Finally, this explains the common creationist criticism that certain species have “evolved backwards” (e.g., penguins lost the ability to fly, whales went back into the ocean, etc.). This again assumes that evolution has a direction or goal, when in reality, it’s just adapting organisms to their current environment. So, at one point in time, flight was useful so evolution selected for it and produced flying birds, but as those birds invaded the antarctic, the ability to fly was not as important as the ability to swim and stay warm, so evolution selected against adaptations for flight and produced penguins.
Myth 8: Some systems are too complex to evolve
This is one of the oldest criticisms of evolution, and it has recently resurfaced under the moniker “irreducible complexity.” The basic idea is that some systems are too complex to evolve because they aren’t functional until all of the parts are in place. For example, an eye that is missing a single piece no longer sees, and a bacterial flagellum that is missing a single protein can no longer act as a flagellum. So the argument claims that these systems could not have evolved because there would have been steps that served no useful function, and nature could not have selected for those steps. The problem is that this argument ignores the fact that evolution is blind. Traits don’t need to function for some ultimate final product in order to be selected for. Rather, if they provide any useful function at all, nature will select them. Indeed, no one has ever been able to find a truly irreducible system, and we have evolutionary pathways that explain how complex systems evolve. For example, an early precursor of the eye would have simply involved a few light sensitive cells (much like some flatworms have). They don’t function as an eye, but they still function, so nature will select for them. Similarly, the proteins that make up a flagellum all serve other functions in the cell, and we have even figured out a step-wise series of events that would form a flagellum with each step serving a useful function for the cell, even though only the final step actually serves as a flagellum. So there is just no truth to the notion that some systems are too complex to evolve.
Myth 9: Evolution describes the formation of the universe/the first cell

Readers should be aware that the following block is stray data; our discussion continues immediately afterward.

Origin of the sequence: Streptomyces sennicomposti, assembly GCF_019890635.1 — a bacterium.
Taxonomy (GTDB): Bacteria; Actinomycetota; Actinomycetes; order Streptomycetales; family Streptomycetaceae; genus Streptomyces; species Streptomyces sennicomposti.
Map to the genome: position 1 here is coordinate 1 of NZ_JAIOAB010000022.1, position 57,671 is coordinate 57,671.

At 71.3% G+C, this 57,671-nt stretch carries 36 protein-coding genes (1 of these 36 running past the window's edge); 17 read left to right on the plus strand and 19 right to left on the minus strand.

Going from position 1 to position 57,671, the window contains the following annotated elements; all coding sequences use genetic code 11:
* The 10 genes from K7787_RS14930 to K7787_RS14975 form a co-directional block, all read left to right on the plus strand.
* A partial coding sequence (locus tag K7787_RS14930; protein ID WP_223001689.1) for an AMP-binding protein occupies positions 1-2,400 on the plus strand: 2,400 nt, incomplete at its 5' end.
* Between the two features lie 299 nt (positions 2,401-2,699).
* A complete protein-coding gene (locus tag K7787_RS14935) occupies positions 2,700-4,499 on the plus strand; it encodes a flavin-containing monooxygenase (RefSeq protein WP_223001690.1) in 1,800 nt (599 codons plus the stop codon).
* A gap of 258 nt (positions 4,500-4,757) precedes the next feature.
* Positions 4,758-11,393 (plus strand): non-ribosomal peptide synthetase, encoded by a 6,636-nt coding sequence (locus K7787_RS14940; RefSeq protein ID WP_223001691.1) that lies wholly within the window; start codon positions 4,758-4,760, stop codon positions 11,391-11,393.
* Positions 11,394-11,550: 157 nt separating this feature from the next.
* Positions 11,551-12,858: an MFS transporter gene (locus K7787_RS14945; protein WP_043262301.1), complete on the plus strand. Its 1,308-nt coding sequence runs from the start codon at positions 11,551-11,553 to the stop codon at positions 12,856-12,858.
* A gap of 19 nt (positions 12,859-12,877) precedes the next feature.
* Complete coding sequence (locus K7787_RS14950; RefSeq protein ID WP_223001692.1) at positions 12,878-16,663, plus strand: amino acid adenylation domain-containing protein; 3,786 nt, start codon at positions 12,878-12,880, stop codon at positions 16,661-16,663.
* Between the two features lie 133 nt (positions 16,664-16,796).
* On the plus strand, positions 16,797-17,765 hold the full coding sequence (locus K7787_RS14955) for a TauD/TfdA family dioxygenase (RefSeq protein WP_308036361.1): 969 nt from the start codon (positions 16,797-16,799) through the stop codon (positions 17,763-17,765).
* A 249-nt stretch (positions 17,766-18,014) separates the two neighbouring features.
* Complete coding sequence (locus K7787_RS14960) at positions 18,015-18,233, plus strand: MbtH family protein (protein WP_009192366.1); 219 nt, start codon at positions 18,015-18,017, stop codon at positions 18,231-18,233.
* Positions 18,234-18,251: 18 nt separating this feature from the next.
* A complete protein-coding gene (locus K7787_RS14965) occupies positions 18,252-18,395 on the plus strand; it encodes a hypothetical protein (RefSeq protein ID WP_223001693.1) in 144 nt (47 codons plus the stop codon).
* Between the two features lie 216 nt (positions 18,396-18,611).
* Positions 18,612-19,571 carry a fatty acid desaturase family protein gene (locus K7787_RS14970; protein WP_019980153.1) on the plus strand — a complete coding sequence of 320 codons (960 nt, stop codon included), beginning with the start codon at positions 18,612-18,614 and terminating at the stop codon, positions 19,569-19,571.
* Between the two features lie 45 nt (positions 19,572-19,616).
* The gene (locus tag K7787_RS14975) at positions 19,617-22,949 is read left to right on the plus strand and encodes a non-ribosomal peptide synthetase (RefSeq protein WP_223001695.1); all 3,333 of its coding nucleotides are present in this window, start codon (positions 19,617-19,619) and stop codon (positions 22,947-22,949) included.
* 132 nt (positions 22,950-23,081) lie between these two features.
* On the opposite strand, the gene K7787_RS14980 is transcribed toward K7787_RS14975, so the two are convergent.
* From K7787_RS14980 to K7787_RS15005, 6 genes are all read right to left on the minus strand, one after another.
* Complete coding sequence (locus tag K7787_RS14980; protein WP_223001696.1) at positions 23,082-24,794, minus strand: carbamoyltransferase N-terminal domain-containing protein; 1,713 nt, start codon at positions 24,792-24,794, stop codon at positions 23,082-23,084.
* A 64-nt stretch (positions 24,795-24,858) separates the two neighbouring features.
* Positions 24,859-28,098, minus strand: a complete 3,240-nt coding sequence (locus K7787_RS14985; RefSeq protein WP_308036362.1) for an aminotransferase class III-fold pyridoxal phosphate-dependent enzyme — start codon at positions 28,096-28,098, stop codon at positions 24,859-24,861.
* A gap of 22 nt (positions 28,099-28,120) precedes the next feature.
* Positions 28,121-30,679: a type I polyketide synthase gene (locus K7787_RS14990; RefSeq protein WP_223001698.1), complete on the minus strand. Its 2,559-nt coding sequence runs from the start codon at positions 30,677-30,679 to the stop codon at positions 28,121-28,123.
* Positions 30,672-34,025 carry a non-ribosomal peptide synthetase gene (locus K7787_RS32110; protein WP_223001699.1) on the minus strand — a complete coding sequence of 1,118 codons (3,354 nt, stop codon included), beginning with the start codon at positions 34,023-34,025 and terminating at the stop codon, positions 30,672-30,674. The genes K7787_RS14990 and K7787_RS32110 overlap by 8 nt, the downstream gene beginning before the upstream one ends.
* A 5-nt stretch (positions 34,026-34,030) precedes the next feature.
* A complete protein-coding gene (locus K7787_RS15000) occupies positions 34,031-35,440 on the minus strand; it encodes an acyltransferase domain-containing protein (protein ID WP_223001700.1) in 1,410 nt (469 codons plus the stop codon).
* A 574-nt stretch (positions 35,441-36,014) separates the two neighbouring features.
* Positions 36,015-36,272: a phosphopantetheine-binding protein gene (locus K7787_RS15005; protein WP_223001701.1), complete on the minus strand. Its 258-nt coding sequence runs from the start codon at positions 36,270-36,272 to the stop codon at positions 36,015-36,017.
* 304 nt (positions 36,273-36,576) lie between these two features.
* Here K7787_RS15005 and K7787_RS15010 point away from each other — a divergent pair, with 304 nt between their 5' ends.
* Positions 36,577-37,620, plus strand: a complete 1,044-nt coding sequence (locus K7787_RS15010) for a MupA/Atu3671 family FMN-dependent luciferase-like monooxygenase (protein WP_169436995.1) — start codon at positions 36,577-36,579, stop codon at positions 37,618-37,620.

I often hear people argue that, “evolution isn’t true because blah, blah, blah…big bang” or some nonsense about how we haven’t figured out how the first cell formed. Beyond the specific issues with those arguments (which I won’t go into here), those arguments are totally irrelevant to evolution. The big bang theory deals with the formation of the universe, and abiogenesis deals with the formation of life. Evolution only comes into play after life formed. So, even if you managed to disprove the big bang or disprove abiogenesis, you would not have in any way shape or form disproved evolution. Indeed, there are some people who think that God created the first cell, then let evolution take its course. In other words, they reject abiogenesis but accept evolution (to be clear though, there is no good scientific reason to reject abiogenesis or the big bang).
Myth 10: Evolution is faith based
To anyone who makes this claim, I would like to know which part exactly you think is faith based. As I explained in #5, the fact that we did not directly observe millions of years of evolution doesn’t disqualify it as science. In fact, evolution is one of the most well supported ideas in all of science, and if you actually read Origin of the Species it is packed with evidence. Further, Darwin was an exceptional scientist and made clear predictions about what future researchers should find if his theory was correct. For example, he explicitly stated that we should find intermediate fossils, and we have (see #4). Think about that for a second. Evolution predicted the existence of organisms decades before we found them. That is an utterly incredible feat. Similarly, evolution predicted a strong agreement between the fossil record and genetics, and, once again, its predictions have come true with remarkable consistency. So if you are going to claim that evolution is based on faith, I want to know precisely what part of it you think is faith based, because there is no aspect of it which I cannot back up with empirical data.
Finally, it is worth noting that, contrary to popular perception, evolution is not inherently atheistic, rather, it is a scientific fact which is supported by an insurmountable mountain of evidence.